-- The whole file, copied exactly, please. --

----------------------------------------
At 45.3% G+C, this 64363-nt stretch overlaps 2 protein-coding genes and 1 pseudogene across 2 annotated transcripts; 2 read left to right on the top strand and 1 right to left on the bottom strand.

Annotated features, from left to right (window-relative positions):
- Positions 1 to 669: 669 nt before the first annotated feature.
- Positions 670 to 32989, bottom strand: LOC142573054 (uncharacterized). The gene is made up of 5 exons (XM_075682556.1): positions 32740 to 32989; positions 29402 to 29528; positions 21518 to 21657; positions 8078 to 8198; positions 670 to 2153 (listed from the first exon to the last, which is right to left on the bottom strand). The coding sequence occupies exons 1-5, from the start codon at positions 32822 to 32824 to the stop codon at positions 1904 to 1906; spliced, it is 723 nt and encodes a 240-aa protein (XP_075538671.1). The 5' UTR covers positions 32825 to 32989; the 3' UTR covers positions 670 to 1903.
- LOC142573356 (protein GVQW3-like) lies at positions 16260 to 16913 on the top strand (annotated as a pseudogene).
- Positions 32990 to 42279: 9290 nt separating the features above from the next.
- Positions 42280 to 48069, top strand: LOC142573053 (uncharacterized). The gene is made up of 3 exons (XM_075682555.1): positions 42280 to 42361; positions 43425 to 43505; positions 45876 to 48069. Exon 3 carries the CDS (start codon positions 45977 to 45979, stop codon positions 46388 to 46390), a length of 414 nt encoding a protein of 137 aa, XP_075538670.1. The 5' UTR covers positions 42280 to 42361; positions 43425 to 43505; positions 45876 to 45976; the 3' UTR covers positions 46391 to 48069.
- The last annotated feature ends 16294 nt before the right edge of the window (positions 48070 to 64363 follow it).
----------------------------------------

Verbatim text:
At 45.3% G+C, this 64363-nt stretch overlaps 2 protein-coding genes and 1 pseudogene across 2 annotated transcripts; 2 read left to right on the top strand and 1 right to left on the bottom strand.

Annotated features, from left to right (window-relative positions):
- Positions 1 to 669: 669 nt before the first annotated feature.
- Positions 670 to 32989, bottom strand: LOC142573054 (uncharacterized). The gene is made up of 5 exons (XM_075682556.1): positions 32740 to 32989; positions 29402 to 29528; positions 21518 to 21657; positions 8078 to 8198; positions 670 to 2153 (listed from the first exon to the last, which is right to left on the bottom strand). The coding sequence occupies exons 1-5, from the start codon at positions 32822 to 32824 to the stop codon at positions 1904 to 1906; spliced, it is 723 nt and encodes a 240-aa protein (XP_075538671.1). The 5' UTR covers positions 32825 to 32989; the 3' UTR covers positions 670 to 1903.
- LOC142573356 (protein GVQW3-like) lies at positions 16260 to 16913 on the top strand (annotated as a pseudogene).
- Positions 32990 to 42279: 9290 nt separating the features above from the next.
- Positions 42280 to 48069, top strand: LOC142573053 (uncharacterized). The gene is made up of 3 exons (XM_075682555.1): positions 42280 to 42361; positions 43425 to 43505; positions 45876 to 48069. Exon 3 carries the CDS (start codon positions 45977 to 45979, stop codon positions 46388 to 46390), a length of 414 nt encoding a protein of 137 aa, XP_075538670.1. The 5' UTR covers positions 42280 to 42361; positions 43425 to 43505; positions 45876 to 45976; the 3' UTR covers positions 46391 to 48069.
- The last annotated feature ends 16294 nt before the right edge of the window (positions 48070 to 64363 follow it).